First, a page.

Friday Talking Points -- Hillary's Very Good Week

Democratic presidential candidate and former Secretary of State Hillary Rodham Clinton, speaks  final hour of a marathon test
Democratic presidential candidate and former Secretary of State Hillary Rodham Clinton, speaks final hour of a marathon testimony on Capitol Hill in Washington, Thursday, Oct. 22, 2015, before the House Select Committee on Benghazi. (AP Photo/Jacquelyn Martin)

Hillary Clinton just had the best week of her campaign yet. Not only did she shine at the Benghazi hearing yesterday, three of her Democratic opponents dropped out of the presidential nomination race. Joe Biden was never actually in the race, but his announcement that he wouldn't run was more significant than Jim Webb and Lincoln Chafee ending their campaigns. This leaves Clinton, Bernie Sanders, Martin O'Malley, and Lawrence Lessig. Of those four, only Sanders and Clinton have any chance at winning the nomination, and Hillary's doing better in the polls than Sanders. So, all in all, a very good week for Hillary Clinton.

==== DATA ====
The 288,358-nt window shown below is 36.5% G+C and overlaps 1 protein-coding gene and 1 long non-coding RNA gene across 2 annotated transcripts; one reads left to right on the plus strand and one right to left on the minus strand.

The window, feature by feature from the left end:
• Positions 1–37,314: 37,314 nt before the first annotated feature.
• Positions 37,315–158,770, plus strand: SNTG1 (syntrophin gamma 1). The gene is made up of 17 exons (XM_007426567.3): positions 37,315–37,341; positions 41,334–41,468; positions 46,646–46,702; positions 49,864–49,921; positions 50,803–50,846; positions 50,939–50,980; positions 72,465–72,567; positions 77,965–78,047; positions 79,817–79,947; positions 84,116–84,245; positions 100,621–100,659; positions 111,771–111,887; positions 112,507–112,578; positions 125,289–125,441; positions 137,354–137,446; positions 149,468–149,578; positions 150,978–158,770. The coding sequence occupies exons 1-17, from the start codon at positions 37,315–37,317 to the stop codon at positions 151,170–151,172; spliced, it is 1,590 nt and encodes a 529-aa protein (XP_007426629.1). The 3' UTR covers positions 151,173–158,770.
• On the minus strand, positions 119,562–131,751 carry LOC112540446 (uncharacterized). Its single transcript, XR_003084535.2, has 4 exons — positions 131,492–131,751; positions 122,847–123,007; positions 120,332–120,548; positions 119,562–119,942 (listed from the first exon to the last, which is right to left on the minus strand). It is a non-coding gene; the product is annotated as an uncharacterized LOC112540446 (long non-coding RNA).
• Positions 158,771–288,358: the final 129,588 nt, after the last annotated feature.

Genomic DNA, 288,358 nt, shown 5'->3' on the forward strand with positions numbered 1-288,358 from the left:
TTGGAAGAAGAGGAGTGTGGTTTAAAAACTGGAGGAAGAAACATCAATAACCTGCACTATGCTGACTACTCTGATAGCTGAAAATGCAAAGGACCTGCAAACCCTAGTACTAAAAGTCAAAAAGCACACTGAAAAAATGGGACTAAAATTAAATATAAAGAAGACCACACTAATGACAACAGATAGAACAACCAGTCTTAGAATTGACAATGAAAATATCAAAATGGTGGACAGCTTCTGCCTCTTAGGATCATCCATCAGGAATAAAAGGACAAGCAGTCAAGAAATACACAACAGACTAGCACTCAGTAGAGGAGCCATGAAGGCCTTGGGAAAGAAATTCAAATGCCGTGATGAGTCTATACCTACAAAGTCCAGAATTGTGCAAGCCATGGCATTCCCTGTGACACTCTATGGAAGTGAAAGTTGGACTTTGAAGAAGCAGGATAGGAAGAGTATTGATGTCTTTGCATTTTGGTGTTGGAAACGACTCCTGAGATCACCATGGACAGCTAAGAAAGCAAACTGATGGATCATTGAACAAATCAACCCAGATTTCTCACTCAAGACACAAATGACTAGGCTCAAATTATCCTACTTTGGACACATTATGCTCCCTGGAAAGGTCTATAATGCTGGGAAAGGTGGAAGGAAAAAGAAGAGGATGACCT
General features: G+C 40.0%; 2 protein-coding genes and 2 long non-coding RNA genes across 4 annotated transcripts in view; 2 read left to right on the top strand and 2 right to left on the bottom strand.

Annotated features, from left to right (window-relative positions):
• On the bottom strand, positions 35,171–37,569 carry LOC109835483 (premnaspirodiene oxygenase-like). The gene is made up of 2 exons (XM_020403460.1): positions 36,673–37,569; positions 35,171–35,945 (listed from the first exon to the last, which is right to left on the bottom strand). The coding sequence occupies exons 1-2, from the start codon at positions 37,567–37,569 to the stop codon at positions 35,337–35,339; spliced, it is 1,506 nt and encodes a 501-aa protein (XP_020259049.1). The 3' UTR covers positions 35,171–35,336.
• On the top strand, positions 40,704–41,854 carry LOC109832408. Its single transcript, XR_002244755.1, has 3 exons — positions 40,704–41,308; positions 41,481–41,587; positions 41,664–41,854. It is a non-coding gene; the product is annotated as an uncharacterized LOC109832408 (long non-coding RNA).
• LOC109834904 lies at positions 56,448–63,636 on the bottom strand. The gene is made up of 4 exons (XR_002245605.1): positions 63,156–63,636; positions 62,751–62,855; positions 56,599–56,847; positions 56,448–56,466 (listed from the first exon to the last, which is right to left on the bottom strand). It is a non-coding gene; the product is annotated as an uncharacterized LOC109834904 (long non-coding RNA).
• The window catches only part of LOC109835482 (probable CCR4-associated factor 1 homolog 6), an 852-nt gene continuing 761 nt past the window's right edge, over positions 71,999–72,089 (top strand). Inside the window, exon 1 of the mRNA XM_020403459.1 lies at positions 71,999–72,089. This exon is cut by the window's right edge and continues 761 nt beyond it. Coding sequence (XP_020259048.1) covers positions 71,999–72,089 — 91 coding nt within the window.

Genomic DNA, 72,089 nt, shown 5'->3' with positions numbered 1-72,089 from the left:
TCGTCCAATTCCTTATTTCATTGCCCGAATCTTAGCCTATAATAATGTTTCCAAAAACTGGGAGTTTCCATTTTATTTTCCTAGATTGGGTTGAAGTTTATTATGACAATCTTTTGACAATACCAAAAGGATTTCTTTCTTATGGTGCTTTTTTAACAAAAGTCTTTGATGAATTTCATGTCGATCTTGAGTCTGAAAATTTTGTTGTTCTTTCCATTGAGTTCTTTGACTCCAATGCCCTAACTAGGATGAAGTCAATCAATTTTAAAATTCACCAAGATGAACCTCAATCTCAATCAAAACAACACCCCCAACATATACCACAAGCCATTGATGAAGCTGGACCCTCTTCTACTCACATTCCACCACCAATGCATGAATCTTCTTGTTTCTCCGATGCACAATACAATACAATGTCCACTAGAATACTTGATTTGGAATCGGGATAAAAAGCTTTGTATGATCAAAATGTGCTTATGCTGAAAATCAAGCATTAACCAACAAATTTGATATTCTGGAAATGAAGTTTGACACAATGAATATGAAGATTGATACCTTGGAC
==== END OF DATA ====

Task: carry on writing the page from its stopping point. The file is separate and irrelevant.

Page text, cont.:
Republicans are getting a little worried, as they should. One House member from Alabama is already on the case, though, warming up the all-but-inevitable "Impeach Hillary Clinton Committee." No, really. Here's what Mo Brooks had to say about Hillary Clinton: "She will be a unique president if she is elected by the public next November, because the day she's sworn in is the day that she's subject to impeachment because she has committed high crimes and misdemeanors." Good thing Republicans are planning ahead, eh?